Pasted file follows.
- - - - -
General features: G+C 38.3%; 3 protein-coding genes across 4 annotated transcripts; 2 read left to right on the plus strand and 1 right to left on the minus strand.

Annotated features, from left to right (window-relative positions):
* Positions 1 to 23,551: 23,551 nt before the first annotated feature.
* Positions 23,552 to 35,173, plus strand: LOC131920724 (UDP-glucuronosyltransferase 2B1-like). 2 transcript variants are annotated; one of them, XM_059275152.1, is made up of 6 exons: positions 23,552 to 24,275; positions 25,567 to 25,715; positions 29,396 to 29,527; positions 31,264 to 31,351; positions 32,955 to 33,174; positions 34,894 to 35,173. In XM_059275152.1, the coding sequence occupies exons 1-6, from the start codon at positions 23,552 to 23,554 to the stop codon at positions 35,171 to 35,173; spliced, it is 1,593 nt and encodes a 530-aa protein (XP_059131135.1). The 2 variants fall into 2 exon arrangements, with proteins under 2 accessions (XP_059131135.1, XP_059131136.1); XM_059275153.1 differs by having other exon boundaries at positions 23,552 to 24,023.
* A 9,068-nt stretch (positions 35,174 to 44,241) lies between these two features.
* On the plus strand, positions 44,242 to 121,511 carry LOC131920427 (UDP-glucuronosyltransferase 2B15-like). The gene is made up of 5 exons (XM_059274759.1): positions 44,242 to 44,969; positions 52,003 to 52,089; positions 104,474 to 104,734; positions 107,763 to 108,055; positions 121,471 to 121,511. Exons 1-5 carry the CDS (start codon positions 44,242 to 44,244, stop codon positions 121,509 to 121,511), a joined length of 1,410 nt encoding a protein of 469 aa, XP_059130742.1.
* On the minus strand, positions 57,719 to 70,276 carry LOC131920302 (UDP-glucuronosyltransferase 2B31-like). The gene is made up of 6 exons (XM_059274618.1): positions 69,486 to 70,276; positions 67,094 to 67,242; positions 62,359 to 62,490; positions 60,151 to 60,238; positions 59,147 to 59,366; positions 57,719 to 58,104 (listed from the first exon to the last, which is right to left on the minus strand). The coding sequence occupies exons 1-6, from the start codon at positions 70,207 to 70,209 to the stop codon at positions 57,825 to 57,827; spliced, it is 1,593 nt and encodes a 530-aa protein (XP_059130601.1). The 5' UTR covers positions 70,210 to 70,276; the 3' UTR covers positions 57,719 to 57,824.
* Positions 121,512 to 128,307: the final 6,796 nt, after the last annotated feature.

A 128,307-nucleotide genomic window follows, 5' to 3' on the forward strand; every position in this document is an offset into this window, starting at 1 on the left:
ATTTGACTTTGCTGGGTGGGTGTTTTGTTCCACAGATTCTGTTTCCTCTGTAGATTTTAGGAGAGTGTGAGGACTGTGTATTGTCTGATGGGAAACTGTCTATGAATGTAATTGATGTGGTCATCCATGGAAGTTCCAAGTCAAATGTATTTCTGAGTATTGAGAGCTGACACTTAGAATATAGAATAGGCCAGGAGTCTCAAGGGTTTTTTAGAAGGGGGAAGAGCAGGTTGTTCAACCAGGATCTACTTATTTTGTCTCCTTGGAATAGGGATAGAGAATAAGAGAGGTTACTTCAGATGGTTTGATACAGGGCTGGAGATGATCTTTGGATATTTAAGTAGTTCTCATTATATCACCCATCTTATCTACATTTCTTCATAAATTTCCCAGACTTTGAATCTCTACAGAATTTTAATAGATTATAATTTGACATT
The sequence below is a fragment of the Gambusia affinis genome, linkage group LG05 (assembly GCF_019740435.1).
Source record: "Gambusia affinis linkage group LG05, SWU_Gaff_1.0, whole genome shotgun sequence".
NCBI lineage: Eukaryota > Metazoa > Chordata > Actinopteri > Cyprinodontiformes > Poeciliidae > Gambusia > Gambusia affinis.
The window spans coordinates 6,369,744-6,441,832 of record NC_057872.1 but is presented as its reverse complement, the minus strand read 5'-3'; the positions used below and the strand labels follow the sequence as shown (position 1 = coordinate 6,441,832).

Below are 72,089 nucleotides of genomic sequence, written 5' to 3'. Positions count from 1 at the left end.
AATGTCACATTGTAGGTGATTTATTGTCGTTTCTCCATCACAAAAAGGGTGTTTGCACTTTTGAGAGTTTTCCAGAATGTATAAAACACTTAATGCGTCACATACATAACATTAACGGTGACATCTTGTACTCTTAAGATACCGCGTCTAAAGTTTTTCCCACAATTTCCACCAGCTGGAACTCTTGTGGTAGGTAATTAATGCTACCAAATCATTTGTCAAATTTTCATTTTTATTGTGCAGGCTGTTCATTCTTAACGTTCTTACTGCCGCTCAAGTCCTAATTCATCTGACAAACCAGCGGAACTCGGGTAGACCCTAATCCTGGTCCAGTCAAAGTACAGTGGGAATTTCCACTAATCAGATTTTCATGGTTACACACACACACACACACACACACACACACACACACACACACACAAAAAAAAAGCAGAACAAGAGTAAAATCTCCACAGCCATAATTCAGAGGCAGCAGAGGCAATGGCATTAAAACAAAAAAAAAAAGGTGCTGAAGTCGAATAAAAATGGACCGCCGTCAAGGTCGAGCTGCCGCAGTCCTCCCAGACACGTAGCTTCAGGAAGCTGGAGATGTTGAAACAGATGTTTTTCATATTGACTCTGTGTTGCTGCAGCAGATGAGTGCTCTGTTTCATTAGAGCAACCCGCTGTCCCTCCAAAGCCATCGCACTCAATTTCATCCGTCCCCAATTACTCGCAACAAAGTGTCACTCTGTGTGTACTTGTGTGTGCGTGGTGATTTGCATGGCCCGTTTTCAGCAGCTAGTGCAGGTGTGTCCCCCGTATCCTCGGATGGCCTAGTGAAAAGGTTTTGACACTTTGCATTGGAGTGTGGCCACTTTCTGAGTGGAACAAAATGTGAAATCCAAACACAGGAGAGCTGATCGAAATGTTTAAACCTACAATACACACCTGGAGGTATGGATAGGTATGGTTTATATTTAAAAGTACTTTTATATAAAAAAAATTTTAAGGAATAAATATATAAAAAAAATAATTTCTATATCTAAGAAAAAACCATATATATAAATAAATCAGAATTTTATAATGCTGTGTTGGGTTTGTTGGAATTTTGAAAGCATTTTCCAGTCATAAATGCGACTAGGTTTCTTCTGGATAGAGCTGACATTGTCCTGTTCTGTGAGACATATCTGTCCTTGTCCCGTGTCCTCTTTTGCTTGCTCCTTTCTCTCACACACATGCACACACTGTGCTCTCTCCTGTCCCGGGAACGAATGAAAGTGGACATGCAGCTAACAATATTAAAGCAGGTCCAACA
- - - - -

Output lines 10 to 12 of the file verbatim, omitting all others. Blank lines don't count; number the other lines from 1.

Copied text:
ATTTGACTTTGCTGGGTGGGTGTTTTGTTCCACAGATTCTGTTTCCTCTGTAGATTTTAGGAGAGTGTGAGGACTGTGTATTGTCTGATGGGAAACTGTCTATGAATGTAATTGATGTGGTCATCCATGGAAGTTCCAAGTCAAATGTATTTCTGAGTATTGAGAGCTGACACTTAGAATATAGAATAGGCCAGGAGTCTCAAGGGTTTTTTAGAAGGGGGAAGAGCAGGTTGTTCAACCAGGATCTACTTATTTTGTCTCCTTGGAATAGGGATAGAGAATAAGAGAGGTTACTTCAGATGGTTTGATACAGGGCTGGAGATGATCTTTGGATATTTAAGTAGTTCTCATTATATCACCCATCTTATCTACATTTCTTCATAAATTTCCCAGACTTTGAATCTCTACAGAATTTTAATAGATTATAATTTGACATT
The sequence below is a fragment of the Gambusia affinis genome, linkage group LG05 (assembly GCF_019740435.1).
Source record: "Gambusia affinis linkage group LG05, SWU_Gaff_1.0, whole genome shotgun sequence".